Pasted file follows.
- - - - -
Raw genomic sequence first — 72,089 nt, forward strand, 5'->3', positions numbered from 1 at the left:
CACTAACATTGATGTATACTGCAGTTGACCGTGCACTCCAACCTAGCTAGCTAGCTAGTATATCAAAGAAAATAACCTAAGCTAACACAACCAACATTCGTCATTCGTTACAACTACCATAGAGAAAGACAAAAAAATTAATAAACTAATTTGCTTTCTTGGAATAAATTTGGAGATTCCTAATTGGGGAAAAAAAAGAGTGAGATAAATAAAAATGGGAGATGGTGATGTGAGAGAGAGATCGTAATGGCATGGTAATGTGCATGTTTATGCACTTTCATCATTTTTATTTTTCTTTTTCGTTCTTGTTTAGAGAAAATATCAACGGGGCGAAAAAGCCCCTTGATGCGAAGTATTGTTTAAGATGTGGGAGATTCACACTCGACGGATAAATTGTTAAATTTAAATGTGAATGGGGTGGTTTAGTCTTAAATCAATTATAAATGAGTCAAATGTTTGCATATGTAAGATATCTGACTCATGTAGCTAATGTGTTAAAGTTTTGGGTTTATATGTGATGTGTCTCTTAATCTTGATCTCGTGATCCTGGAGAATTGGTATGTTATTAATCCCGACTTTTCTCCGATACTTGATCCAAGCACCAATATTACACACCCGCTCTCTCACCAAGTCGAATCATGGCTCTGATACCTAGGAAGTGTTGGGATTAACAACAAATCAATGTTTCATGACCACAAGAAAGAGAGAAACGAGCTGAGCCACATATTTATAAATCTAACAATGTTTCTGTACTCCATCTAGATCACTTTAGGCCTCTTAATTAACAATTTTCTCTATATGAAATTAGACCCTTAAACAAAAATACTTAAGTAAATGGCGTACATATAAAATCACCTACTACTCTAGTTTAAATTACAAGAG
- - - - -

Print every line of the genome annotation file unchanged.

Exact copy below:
Raw genomic sequence first — 72,089 nt, forward strand, 5'->3', positions numbered from 1 at the left:
CACTAACATTGATGTATACTGCAGTTGACCGTGCACTCCAACCTAGCTAGCTAGCTAGTATATCAAAGAAAATAACCTAAGCTAACACAACCAACATTCGTCATTCGTTACAACTACCATAGAGAAAGACAAAAAAATTAATAAACTAATTTGCTTTCTTGGAATAAATTTGGAGATTCCTAATTGGGGAAAAAAAAGAGTGAGATAAATAAAAATGGGAGATGGTGATGTGAGAGAGAGATCGTAATGGCATGGTAATGTGCATGTTTATGCACTTTCATCATTTTTATTTTTCTTTTTCGTTCTTGTTTAGAGAAAATATCAACGGGGCGAAAAAGCCCCTTGATGCGAAGTATTGTTTAAGATGTGGGAGATTCACACTCGACGGATAAATTGTTAAATTTAAATGTGAATGGGGTGGTTTAGTCTTAAATCAATTATAAATGAGTCAAATGTTTGCATATGTAAGATATCTGACTCATGTAGCTAATGTGTTAAAGTTTTGGGTTTATATGTGATGTGTCTCTTAATCTTGATCTCGTGATCCTGGAGAATTGGTATGTTATTAATCCCGACTTTTCTCCGATACTTGATCCAAGCACCAATATTACACACCCGCTCTCTCACCAAGTCGAATCATGGCTCTGATACCTAGGAAGTGTTGGGATTAACAACAAATCAATGTTTCATGACCACAAGAAAGAGAGAAACGAGCTGAGCCACATATTTATAAATCTAACAATGTTTCTGTACTCCATCTAGATCACTTTAGGCCTCTTAATTAACAATTTTCTCTATATGAAATTAGACCCTTAAACAAAAATACTTAAGTAAATGGCGTACATATAAAATCACCTACTACTCTAGTTTAAATTACAAGAG